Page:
Dutch MDs: OK to Put Baby Out of Parents’ Misery

Despite infanticide still being murder under (the rarely enforced) Netherlander criminal code, the Dutch Medical Association (KNMG) has issued an ethics opinion holding that doctors may euthanize dying babies to end the parents’ suffering. From the story (Google translation):

When parents [of a dying child] can not stand it anymore, physicians may hasten death, the KNMG decided. On this issue existed for years ambiguity. Doctors should accelerate death in a dying child [using] muscle relaxants if the death takes so long that it is better for the parents not to see severe suffering.

It’s about real life without newborns for whom further treatment by doctors is seen as meaningless.In these infants, the ventilator stopped. Most children then die quickly, but some will remain a life time and suffering. Once a doctor administering muscle relaxants, however, the baby dies within minutes. Criteria are established in the report Medical-life decisions in newborns with severe abnormalities of doctors organization KNMG, published today.

The KNMG also okays dehydrating dying and severely disabled babies to death by withholding milk. It is also worth noting that under the infanticide bureacratic check-list–the Groningen ProtocolNetherlander doctors may euthanize babies who would live with serious disabilities if the doctor thinks the life would involve too much suffering.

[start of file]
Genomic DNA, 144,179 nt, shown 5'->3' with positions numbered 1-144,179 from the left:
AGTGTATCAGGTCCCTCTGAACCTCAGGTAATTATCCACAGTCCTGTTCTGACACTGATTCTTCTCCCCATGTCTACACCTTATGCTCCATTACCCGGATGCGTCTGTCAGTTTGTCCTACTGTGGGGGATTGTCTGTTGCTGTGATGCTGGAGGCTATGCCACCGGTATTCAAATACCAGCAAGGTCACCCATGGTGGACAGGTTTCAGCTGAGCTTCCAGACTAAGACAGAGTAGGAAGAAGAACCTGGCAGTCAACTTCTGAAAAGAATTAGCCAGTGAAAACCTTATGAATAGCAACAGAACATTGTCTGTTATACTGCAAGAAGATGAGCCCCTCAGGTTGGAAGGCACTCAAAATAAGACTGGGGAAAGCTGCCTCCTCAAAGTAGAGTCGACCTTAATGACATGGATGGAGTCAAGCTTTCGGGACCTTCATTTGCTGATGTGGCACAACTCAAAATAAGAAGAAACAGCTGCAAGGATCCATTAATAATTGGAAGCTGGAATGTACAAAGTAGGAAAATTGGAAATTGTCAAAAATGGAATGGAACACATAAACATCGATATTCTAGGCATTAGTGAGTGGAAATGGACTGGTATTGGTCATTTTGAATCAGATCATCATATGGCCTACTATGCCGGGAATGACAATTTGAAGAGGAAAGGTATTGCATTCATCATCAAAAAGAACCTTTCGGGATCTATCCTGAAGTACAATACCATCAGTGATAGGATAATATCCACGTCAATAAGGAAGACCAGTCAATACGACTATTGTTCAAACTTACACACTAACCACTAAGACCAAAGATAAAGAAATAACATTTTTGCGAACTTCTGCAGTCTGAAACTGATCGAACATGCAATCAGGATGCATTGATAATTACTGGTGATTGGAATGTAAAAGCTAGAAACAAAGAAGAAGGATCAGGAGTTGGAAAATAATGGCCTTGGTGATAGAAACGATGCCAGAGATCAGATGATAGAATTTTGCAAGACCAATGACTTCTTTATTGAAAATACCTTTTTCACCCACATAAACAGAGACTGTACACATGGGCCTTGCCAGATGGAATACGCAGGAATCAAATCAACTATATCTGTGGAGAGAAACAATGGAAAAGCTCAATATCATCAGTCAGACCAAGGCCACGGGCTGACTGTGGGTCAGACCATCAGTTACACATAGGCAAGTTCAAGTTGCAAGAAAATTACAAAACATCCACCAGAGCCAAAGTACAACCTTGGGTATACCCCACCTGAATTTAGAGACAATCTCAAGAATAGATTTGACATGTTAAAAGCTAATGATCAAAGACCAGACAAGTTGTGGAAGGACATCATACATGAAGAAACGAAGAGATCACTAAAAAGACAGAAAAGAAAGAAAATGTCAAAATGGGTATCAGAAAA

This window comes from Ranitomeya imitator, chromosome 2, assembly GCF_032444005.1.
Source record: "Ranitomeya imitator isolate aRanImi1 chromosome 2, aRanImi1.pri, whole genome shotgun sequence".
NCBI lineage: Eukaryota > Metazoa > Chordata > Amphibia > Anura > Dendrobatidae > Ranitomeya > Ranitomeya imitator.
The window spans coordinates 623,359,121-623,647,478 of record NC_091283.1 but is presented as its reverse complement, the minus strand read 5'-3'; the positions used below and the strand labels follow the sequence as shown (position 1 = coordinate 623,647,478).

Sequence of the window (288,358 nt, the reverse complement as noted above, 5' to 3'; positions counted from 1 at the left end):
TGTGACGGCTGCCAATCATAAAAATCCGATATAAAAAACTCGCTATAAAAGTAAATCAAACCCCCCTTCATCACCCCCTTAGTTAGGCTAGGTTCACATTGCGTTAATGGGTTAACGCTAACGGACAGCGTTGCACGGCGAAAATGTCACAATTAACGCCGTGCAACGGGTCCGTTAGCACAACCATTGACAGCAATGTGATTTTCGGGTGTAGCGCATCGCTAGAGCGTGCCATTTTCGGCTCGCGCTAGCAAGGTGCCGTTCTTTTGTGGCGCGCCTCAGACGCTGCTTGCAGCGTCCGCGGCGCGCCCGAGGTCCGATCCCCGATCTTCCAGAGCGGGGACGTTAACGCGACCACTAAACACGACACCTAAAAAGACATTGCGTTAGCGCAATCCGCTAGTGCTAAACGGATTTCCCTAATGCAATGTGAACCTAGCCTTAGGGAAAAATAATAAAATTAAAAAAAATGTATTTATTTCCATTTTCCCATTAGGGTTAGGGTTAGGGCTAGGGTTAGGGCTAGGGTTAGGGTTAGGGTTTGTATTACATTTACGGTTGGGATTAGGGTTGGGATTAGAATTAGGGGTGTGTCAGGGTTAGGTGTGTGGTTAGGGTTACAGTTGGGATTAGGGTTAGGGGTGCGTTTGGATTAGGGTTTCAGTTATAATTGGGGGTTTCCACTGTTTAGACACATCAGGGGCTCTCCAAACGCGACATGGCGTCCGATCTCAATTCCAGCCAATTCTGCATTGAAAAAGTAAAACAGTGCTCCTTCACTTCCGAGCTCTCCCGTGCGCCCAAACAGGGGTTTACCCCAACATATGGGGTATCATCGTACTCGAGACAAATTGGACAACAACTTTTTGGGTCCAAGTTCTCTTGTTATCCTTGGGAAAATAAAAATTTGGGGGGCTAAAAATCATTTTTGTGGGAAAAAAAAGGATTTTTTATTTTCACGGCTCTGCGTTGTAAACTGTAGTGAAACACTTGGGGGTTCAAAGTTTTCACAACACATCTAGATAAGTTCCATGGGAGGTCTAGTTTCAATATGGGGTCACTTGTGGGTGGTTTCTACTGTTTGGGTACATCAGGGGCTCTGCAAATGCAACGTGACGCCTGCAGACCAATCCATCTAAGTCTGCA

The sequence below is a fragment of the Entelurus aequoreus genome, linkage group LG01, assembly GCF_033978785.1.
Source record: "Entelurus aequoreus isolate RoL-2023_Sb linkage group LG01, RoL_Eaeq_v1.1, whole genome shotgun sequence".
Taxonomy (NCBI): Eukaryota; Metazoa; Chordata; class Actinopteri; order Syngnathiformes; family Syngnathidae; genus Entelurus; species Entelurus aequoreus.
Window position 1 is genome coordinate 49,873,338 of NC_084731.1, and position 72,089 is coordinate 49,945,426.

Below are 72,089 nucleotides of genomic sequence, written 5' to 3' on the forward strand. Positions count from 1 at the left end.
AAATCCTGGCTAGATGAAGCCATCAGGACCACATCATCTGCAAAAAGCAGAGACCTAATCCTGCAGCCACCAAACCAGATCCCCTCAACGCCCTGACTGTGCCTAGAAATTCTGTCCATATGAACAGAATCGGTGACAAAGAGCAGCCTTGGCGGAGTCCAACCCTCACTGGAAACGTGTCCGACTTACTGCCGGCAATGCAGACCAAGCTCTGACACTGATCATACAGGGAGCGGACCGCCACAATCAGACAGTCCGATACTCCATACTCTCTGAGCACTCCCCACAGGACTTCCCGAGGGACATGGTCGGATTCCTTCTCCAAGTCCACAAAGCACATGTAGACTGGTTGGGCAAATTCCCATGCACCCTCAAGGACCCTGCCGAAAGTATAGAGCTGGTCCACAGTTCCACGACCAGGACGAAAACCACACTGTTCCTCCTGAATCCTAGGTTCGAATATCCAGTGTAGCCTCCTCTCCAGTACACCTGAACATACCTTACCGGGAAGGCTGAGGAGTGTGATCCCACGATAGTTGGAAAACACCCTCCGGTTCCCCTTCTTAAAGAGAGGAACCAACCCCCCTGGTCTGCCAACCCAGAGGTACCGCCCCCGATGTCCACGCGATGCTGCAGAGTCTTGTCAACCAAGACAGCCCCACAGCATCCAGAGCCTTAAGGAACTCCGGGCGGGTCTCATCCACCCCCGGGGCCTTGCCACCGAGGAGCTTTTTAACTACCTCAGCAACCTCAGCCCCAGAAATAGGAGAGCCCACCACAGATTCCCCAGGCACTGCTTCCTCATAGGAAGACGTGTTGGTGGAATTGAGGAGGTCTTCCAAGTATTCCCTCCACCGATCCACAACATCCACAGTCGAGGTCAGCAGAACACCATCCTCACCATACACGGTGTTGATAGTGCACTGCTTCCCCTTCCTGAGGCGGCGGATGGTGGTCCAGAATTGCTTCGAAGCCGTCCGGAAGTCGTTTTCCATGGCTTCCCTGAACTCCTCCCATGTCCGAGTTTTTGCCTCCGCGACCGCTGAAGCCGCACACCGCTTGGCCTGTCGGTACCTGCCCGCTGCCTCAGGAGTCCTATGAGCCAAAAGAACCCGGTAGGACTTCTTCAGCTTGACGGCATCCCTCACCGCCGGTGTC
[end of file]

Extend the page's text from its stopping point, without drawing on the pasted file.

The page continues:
This is what happens in a society that sees preventing suffering as the ultimate purpose of society. Eliminating suffering easily morphs into eliminating the sufferer. Then, what constitutes “suffering” becomes very elastic, as in this case, killing a baby because the parents are suffering.

I would like to see an official English translation of the whole opinion, because from my Google translation version, it appears that the question of withholding care and/or terminating the baby is based on what doctors decide, not the family.

More details over at Bioedge.

Wesley J. Smith — Wesley J. Smith is a senior fellow at the Discovery Institute’s Center on Human Exceptionalism.

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